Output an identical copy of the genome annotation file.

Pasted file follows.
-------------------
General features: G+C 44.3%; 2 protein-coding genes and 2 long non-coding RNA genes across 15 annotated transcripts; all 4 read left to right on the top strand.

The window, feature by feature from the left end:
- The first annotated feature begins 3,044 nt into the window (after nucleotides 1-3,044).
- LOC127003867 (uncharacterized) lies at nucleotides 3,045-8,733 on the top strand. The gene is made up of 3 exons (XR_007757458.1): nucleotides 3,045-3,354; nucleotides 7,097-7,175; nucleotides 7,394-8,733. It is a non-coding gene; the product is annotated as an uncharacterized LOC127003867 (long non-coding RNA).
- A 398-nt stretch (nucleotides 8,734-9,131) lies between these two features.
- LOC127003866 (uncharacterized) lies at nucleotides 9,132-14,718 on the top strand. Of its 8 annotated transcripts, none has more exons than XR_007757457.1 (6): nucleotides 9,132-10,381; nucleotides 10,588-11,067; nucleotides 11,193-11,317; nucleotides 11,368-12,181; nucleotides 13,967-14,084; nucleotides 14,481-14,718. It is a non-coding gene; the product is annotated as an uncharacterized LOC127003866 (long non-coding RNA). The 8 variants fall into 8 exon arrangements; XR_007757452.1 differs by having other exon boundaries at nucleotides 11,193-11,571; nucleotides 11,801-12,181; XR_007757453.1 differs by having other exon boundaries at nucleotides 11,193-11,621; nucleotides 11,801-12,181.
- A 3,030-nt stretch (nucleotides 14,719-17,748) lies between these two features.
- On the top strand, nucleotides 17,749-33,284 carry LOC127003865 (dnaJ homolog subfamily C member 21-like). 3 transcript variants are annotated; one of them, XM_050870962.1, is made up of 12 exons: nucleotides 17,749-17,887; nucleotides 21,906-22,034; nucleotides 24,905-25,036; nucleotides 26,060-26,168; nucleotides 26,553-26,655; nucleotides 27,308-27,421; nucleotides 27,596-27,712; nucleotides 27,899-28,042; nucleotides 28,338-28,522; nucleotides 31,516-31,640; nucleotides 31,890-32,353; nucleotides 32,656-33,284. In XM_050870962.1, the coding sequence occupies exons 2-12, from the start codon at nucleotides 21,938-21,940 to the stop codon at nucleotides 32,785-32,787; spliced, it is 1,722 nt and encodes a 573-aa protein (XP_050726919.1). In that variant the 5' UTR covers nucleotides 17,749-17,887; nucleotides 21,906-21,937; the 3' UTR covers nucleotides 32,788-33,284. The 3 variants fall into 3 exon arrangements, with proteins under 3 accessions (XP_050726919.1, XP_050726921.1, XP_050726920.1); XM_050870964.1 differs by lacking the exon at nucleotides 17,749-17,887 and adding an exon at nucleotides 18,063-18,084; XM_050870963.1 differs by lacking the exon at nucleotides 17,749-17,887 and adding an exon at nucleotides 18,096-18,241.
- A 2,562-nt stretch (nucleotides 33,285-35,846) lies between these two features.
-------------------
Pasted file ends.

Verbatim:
General features: G+C 44.3%; 2 protein-coding genes and 2 long non-coding RNA genes across 15 annotated transcripts; all 4 read left to right on the top strand.

The window, feature by feature from the left end:
- The first annotated feature begins 3,044 nt into the window (after nucleotides 1-3,044).
- LOC127003867 (uncharacterized) lies at nucleotides 3,045-8,733 on the top strand. The gene is made up of 3 exons (XR_007757458.1): nucleotides 3,045-3,354; nucleotides 7,097-7,175; nucleotides 7,394-8,733. It is a non-coding gene; the product is annotated as an uncharacterized LOC127003867 (long non-coding RNA).
- A 398-nt stretch (nucleotides 8,734-9,131) lies between these two features.
- LOC127003866 (uncharacterized) lies at nucleotides 9,132-14,718 on the top strand. Of its 8 annotated transcripts, none has more exons than XR_007757457.1 (6): nucleotides 9,132-10,381; nucleotides 10,588-11,067; nucleotides 11,193-11,317; nucleotides 11,368-12,181; nucleotides 13,967-14,084; nucleotides 14,481-14,718. It is a non-coding gene; the product is annotated as an uncharacterized LOC127003866 (long non-coding RNA). The 8 variants fall into 8 exon arrangements; XR_007757452.1 differs by having other exon boundaries at nucleotides 11,193-11,571; nucleotides 11,801-12,181; XR_007757453.1 differs by having other exon boundaries at nucleotides 11,193-11,621; nucleotides 11,801-12,181.
- A 3,030-nt stretch (nucleotides 14,719-17,748) lies between these two features.
- On the top strand, nucleotides 17,749-33,284 carry LOC127003865 (dnaJ homolog subfamily C member 21-like). 3 transcript variants are annotated; one of them, XM_050870962.1, is made up of 12 exons: nucleotides 17,749-17,887; nucleotides 21,906-22,034; nucleotides 24,905-25,036; nucleotides 26,060-26,168; nucleotides 26,553-26,655; nucleotides 27,308-27,421; nucleotides 27,596-27,712; nucleotides 27,899-28,042; nucleotides 28,338-28,522; nucleotides 31,516-31,640; nucleotides 31,890-32,353; nucleotides 32,656-33,284. In XM_050870962.1, the coding sequence occupies exons 2-12, from the start codon at nucleotides 21,938-21,940 to the stop codon at nucleotides 32,785-32,787; spliced, it is 1,722 nt and encodes a 573-aa protein (XP_050726919.1). In that variant the 5' UTR covers nucleotides 17,749-17,887; nucleotides 21,906-21,937; the 3' UTR covers nucleotides 32,788-33,284. The 3 variants fall into 3 exon arrangements, with proteins under 3 accessions (XP_050726919.1, XP_050726921.1, XP_050726920.1); XM_050870964.1 differs by lacking the exon at nucleotides 17,749-17,887 and adding an exon at nucleotides 18,063-18,084; XM_050870963.1 differs by lacking the exon at nucleotides 17,749-17,887 and adding an exon at nucleotides 18,096-18,241.
- A 2,562-nt stretch (nucleotides 33,285-35,846) lies between these two features.